Decomposition and Aggregating Effect of Fungus Cell Material in Soil1
- J. P. Martin,
- J. O. Ervin and
- R. A. Shepherd2
A study was made to compare the rate of decomposition and aggregating effect in soil of a variety of plant residues and fungus cell materials, and to study the influence of different fungus species and fungus cell constituents on soil aggregation. Based on CO2 evolution during incubation in soil, plant and fungus residues decomposed in the following order: light-colored fungi > dark-colored fungi = benzene-alcohol-extracted light-colored fungi > plant residues > benzene-alcohol-extracted dark-colored fungi. In all groups specific decomposition rates varied greatly. The soil-aggregating influence of all five groups varied over approximately the same range. The ether-soluble components of the fungus mycelium exerted a much greater binding action than the plant or whole fungus residues. In pure culture Epicoccum purpurascens was outstanding in its aggregating influence. Other effective species included Aspergillus versicolor, Diplodina sp., Pyrenochaeta sp., Stachybotrys atra, Stemphylium consortiale, and Volutella sp. A metabolic substance synthesized by E. purpurascens, crude polysaccharides from Phaeoscopulariopsis sp. and Acrotheca sp., and the alcohol-soluble constituents of S. atra exerted a marked binding action on the soil. The E. purpurascens product was very resistant to decomposition. Methyl alcohol-soluble material from Pullularia pullulans decomposed readily but exerted little binding action.Please view the pdf by using the Full Text (PDF) link under 'View' to the left.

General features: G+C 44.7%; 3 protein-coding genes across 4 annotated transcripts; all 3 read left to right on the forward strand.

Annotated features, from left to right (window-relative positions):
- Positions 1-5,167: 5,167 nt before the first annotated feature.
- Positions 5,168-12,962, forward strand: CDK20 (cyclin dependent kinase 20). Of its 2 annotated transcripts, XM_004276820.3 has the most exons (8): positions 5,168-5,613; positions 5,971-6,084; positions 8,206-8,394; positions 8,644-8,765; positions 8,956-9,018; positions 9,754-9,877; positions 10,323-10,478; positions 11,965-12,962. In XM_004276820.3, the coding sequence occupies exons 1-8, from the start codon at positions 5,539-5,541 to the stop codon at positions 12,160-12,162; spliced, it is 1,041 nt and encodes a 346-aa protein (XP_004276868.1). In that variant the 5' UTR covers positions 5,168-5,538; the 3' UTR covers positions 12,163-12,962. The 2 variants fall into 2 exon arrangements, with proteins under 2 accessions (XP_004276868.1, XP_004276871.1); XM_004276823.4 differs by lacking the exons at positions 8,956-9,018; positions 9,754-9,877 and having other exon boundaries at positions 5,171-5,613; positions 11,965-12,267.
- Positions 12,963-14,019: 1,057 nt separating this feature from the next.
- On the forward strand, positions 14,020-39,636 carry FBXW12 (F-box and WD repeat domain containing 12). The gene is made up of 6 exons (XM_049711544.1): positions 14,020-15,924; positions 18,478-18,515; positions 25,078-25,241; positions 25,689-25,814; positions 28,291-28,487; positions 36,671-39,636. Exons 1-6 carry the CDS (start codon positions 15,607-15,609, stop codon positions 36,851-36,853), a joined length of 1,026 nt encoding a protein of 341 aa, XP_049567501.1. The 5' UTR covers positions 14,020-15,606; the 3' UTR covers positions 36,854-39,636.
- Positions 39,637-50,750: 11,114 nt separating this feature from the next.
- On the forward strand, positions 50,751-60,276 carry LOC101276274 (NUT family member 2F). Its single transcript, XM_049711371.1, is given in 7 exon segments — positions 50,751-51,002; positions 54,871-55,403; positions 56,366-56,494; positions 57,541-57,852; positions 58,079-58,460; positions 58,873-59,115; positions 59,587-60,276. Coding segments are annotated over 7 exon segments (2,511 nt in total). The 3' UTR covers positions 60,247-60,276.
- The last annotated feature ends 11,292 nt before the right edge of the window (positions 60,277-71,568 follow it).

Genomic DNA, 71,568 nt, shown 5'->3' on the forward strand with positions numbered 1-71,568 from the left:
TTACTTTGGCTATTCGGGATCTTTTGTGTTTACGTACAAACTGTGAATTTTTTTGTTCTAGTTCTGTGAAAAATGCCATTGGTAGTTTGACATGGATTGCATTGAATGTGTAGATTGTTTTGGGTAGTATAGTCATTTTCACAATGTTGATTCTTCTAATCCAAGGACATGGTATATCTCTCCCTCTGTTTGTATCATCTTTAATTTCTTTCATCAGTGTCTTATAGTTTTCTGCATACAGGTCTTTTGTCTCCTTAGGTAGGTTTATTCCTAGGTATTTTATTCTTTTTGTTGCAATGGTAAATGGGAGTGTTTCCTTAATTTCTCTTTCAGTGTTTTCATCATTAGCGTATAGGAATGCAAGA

Copyright © .